Edmonton

Wild ones: Bison young thriving at Elk Island National Park

With wobbling legs and soft coat of russet wool, a new generation of bison have joined the herd at Elk Island National Park. It's calving season and scores of "little reds" can be spotted ambling alongside their mothers.

A new generation of 'little reds' are roaming the prairie preserve

The new calves are referred to as "little reds" for their signature rust-coloured coat. (Parks Canada)

With their wobbling legs and soft coat of russet wool, a new generation of bison have joined the herd at Elk Island National Park.

It's calving season and scores of "little reds" can be spotted ambling alongside their mothers.

The first calf appeared last month, and the little ones will continue arriving for another week or so

"Right now, their fur is red," said Robyn O'Neill, a communications officer with Elk Island National Park, located 35 kilometres east of Edmonton city limits. 

"That helps them blend in with the grasses and when they turn about eight weeks old, it turns to the dark brown that you see in their moms and their dads."

For decades, the park has been instrumental in conservation of the North American wood bison population.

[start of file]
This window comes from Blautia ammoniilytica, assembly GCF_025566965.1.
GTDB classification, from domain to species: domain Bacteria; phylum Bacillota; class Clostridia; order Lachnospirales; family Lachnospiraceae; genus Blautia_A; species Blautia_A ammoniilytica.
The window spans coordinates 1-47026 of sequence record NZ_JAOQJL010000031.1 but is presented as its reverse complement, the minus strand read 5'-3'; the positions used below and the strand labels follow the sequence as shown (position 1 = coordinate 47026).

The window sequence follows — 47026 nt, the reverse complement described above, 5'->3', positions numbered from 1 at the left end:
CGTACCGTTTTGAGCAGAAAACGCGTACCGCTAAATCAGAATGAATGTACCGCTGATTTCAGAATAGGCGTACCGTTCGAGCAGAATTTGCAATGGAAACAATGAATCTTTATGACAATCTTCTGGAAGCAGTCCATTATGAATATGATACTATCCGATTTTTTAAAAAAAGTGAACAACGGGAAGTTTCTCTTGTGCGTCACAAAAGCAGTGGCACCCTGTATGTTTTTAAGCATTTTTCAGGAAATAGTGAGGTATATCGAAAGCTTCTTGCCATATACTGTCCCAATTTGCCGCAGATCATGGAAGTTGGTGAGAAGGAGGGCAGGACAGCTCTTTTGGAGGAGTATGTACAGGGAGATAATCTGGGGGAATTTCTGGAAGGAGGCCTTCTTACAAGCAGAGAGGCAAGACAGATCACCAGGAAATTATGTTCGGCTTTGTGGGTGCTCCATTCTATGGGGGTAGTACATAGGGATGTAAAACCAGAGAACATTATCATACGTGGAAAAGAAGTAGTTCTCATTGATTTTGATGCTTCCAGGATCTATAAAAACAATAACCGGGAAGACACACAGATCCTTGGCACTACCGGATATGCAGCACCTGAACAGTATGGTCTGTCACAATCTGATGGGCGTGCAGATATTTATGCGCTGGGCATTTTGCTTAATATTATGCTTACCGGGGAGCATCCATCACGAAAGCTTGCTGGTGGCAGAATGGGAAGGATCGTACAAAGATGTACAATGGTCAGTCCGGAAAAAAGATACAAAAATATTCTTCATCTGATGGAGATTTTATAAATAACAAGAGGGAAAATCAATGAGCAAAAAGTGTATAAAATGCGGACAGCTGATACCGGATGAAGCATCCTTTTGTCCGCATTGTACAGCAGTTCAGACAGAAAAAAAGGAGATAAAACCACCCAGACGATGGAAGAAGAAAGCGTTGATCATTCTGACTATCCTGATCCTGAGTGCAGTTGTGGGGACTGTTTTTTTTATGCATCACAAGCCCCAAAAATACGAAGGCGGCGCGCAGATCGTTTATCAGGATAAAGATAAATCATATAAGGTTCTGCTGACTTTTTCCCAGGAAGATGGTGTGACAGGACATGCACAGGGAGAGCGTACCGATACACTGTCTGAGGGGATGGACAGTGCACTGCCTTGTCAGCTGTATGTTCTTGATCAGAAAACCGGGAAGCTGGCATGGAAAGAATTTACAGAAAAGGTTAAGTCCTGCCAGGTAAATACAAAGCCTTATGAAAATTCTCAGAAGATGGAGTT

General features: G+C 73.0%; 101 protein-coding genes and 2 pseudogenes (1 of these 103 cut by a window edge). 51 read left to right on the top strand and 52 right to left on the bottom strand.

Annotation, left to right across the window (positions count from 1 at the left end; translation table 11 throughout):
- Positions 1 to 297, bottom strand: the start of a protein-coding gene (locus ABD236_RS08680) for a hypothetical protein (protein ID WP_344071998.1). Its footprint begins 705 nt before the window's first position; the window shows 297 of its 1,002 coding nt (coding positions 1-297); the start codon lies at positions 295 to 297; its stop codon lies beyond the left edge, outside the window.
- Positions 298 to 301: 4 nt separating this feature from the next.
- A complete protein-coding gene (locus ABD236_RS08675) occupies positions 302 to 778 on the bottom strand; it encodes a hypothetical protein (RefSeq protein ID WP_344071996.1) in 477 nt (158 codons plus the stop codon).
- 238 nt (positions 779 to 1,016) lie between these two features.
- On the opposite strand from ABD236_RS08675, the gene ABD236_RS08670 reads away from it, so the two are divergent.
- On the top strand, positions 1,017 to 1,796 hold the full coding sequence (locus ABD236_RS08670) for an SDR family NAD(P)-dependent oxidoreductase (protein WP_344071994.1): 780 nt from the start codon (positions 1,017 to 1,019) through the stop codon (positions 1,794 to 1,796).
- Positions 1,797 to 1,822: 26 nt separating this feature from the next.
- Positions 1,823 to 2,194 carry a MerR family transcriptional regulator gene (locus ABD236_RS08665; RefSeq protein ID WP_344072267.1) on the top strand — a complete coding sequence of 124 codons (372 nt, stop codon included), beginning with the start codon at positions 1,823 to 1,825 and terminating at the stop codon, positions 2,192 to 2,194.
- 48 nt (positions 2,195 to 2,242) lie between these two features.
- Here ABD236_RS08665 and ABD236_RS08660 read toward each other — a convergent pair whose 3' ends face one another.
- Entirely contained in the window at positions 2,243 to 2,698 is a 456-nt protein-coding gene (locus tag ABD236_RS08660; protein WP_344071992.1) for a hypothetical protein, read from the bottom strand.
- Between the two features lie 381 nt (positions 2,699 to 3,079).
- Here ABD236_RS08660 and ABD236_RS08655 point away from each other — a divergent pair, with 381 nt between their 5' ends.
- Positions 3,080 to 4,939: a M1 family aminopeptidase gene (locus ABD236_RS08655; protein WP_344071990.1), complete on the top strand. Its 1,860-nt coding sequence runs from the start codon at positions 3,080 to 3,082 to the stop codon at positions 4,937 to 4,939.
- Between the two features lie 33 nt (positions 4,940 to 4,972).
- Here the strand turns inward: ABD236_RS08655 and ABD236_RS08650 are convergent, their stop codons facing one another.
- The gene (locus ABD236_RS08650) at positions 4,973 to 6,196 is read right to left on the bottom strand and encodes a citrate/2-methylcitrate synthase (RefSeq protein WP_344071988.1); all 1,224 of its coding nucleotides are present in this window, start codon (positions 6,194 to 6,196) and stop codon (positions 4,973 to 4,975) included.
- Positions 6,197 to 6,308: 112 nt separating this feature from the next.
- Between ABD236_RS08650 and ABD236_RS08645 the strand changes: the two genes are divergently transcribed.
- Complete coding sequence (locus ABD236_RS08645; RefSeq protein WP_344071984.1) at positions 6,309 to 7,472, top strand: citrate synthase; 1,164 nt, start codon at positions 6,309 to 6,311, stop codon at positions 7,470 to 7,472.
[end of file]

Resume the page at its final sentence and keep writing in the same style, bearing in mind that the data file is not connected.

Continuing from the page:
Since the turn of the century, when plains bison were first brought to the park from Montana, more than 100 generations of the animals have roamed the grounds.

The park is home to approximately 800 wood and plain bison, and that number is expected to surge this spring.

Each year, the park's bison population grows by about 20 per cent, said O'Neill.

'Treat them with the respect they deserve'

As cute and cuddly as they may appear, visitors need to remember that the little ones are still wild, and getting too close could put you in danger.

Visitors are reminded to stay at least 100 metres away from bison at all times, and never come between a mother and her calves.

Agitated animals will snort, toss their heads, paw the ground and raise their tails. Even if they appear docile, animals which feel threatened may charge with little warning.

"We ask that people treat them with the respect they deserve," O'Neill said in an interview with CBC Radio's Edmonton AM.

"The mamas want to protect their babies right now so they're going to be a little bit more wary of their space, so it's just important to keep that distance."

For those who do want a glimpse of the little ones, O'Neill recommends visiting the park early in the morning, before the hot sun forces the furry beasts into hiding.

"As long as it's before the heat of the day because they'll go under the leaves in the forest to get out of the hot sun."

"But there will be a good number of babies running around for folks to see."

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